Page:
What now for the assembly election

Another election is probably the last thing the public want to hear about after what we've just gone through but that's exactly what the parties at the assembly are gearing up for next year.

The Conservatives have been given a huge confidence boost and will feel in a position to challenge in more constituencies next year, rather than just on the list.

At the party's weekly press briefing, I asked the Welsh Conservative leader Andrew RT Davies, who was elected on the list, whether he'd stand as a constituency candidate in his home turf of the Vale of Glamorgan but he said he hadn't thought about it.

Presumably those are the kind of decisions they will now feel more confident contemplating.

The party will also have a huge amount of new data on voters which it'll be able to call upon and the belief that campaigning hard on the NHS helped the Tories cross the line in places like the Vale of Clwyd and Gower.


The Conservatives feel it's them, rather than any of the other opposition parties, who have become the repository of votes from those who are disaffected by the state of the NHS.

Welsh Labour are going to hold a "short sharp" analysis into what went wrong.

Carwyn Jones was in line with most of the criticism of Ed Miliband when he told AMs that the party needed to appeal to small business owners who are not millionaires but who work hard.

What will be more difficult is countering the argument on the NHS, which the former minister Alun Davies believes is already lost.

Another potential difficulty for Welsh Labour will be dealing with unhappiness within the party over council re-organisation.


Bernie Attridge, the deputy leader of Flintshire Council, has tweeted saying the party needs to be careful on local government reform if it wants to retain the support of grassroots councillors.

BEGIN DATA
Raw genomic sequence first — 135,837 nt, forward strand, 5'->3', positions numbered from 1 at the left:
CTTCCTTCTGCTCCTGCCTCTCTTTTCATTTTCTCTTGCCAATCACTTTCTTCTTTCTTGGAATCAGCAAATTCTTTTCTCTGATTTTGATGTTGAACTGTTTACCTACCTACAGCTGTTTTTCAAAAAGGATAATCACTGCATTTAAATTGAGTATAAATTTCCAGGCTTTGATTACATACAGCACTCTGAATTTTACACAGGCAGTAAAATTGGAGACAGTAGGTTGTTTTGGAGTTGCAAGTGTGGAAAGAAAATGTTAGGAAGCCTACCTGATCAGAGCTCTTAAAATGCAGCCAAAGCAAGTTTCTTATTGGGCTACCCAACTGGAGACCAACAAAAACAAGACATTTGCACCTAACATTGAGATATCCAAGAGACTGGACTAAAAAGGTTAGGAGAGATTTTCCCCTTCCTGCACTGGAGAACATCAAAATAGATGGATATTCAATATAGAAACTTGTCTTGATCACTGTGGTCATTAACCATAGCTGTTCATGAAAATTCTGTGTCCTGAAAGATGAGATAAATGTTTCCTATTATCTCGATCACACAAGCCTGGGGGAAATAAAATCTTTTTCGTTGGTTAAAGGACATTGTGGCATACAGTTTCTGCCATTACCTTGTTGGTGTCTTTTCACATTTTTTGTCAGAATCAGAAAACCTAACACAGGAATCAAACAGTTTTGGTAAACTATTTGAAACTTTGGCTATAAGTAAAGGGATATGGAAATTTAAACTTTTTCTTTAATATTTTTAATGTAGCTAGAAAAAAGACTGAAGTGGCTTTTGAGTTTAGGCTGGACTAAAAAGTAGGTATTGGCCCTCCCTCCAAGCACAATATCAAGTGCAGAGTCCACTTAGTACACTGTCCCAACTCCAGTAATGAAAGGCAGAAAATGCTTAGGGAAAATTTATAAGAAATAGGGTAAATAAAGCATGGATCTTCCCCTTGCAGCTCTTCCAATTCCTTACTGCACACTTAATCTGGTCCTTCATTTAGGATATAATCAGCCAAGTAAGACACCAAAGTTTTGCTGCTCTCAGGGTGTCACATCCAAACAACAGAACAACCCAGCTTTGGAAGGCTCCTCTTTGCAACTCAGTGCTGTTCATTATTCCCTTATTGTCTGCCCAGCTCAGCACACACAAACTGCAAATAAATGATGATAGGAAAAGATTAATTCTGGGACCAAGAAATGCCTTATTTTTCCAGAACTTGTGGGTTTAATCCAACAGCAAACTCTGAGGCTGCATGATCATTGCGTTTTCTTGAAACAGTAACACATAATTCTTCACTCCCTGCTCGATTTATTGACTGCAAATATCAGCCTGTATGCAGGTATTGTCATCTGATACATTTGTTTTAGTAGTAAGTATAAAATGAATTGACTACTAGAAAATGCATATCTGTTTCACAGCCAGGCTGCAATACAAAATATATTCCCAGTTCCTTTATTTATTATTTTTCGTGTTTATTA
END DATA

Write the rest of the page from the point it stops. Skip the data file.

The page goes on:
It also seems to have been the case that Labour lost more votes to UKIP than the Conservatives, which is another challenge to overcome.

But Labour will at least have the advantage that it will be David Cameron, and not Ed Miliband, carrying out the latest round of public sector cuts that are likely to take effect sooner rather than later.

The question is whether Carwyn Jones is going to be able to turn that to his advantage when his own record in government will be under scrutiny.

Plaid Cymru's education spokesman, Simon Thomas, also in the party's weekly press briefing, said he believed Leanne Wood could portray herself as an alternative first minister because of the way she emotionally connected with people in the campaign.


The party now has a year to make that a credible proposition after it failed to gain any new seats and came fourth, behind UKIP, in the overall share of the vote, despite her unprecedented profile.

He also said that on the campaign trail people wanted to know what Plaid was going to do about the NHS and that people "did not see the strengths" of its arguments.

The Welsh Liberal Democrats are still licking their wounds but in a "je ne regrette rien" moment, the leader Kirsty Williams said she had no regrets over the coalition.

She has admitted the party failed to communicate what they were standing for. It will now hold a series of meetings across Wales as it tries to rally members for an election that it'll be able to fight unshackled of being in coalition government which was clearly a burden to many of them.